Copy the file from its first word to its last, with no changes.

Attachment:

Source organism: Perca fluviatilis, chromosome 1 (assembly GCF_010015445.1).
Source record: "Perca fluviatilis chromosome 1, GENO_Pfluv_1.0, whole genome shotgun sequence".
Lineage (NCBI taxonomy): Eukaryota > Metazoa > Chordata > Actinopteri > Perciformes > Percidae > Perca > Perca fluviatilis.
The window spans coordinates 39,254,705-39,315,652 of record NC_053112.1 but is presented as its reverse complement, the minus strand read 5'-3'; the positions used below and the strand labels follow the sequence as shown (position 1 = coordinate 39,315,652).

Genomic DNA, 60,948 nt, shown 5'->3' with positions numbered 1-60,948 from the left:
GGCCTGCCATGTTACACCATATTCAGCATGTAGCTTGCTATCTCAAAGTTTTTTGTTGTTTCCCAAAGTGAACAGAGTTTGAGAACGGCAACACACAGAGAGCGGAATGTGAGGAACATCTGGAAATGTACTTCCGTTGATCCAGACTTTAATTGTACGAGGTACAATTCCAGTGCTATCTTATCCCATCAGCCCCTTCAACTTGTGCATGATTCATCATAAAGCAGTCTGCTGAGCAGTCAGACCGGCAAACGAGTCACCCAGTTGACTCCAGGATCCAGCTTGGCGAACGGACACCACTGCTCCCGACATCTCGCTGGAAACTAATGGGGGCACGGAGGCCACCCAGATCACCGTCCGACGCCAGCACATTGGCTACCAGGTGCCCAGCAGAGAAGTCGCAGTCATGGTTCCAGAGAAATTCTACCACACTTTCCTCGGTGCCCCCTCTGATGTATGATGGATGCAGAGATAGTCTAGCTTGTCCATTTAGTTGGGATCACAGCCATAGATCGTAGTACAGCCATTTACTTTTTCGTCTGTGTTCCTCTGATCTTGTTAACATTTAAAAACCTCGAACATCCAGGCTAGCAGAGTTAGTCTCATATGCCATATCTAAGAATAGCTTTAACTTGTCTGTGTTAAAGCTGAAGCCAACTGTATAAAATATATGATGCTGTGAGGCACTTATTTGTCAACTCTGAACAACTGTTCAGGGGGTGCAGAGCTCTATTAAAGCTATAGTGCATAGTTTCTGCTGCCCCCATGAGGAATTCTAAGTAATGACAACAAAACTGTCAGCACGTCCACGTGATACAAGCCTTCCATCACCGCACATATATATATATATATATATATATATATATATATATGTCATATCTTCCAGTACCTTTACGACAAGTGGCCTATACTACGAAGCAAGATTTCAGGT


Source organism: Perca fluviatilis, chromosome 1 (assembly GCF_010015445.1).
Source record: "Perca fluviatilis chromosome 1, GENO_Pfluv_1.0, whole genome shotgun sequence".
Lineage (NCBI taxonomy): Eukaryota > Metazoa > Chordata > Actinopteri > Perciformes > Percidae > Perca > Perca fluviatilis.
The window spans coordinates 39,254,705-39,315,652 of record NC_053112.1 but is presented as its reverse complement, the minus strand read 5'-3'; the positions used below and the strand labels follow the sequence as shown (position 1 = coordinate 39,315,652).

Genomic DNA, 60,948 nt, shown 5'->3' with positions numbered 1-60,948 from the left:
GGCCTGCCATGTTACACCATATTCAGCATGTAGCTTGCTATCTCAAAGTTTTTTGTTGTTTCCCAAAGTGAACAGAGTTTGAGAACGGCAACACACAGAGAGCGGAATGTGAGGAACATCTGGAAATGTACTTCCGTTGATCCAGACTTTAATTGTACGAGGTACAATTCCAGTGCTATCTTATCCCATCAGCCCCTTCAACTTGTGCATGATTCATCATAAAGCAGTCTGCTGAGCAGTCAGACCGGCAAACGAGTCACCCAGTTGACTCCAGGATCCAGCTTGGCGAACGGACACCACTGCTCCCGACATCTCGCTGGAAACTAATGGGGGCACGGAGGCCACCCAGATCACCGTCCGACGCCAGCACATTGGCTACCAGGTGCCCAGCAGAGAAGTCGCAGTCATGGTTCCAGAGAAATTCTACCACACTTTCCTCGGTGCCCCCTCTGATGTATGATGGATGCAGAGATAGTCTAGCTTGTCCATTTAGTTGGGATCACAGCCATAGATCGTAGTACAGCCATTTACTTTTTCGTCTGTGTTCCTCTGATCTTGTTAACATTTAAAAACCTCGAACATCCAGGCTAGCAGAGTTAGTCTCATATGCCATATCTAAGAATAGCTTTAACTTGTCTGTGTTAAAGCTGAAGCCAACTGTATAAAATATATGATGCTGTGAGGCACTTATTTGTCAACTCTGAACAACTGTTCAGGGGGTGCAGAGCTCTATTAAAGCTATAGTGCATAGTTTCTGCTGCCCCCATGAGGAATTCTAAGTAATGACAACAAAACTGTCAGCACGTCCACGTGATACAAGCCTTCCATCACCGCACATATATATATATATATATATATATATATATATATATGTCATATCTTCCAGTACCTTTACGACAAGTGGCCTATACTACGAAGCAAGATTTCAGGT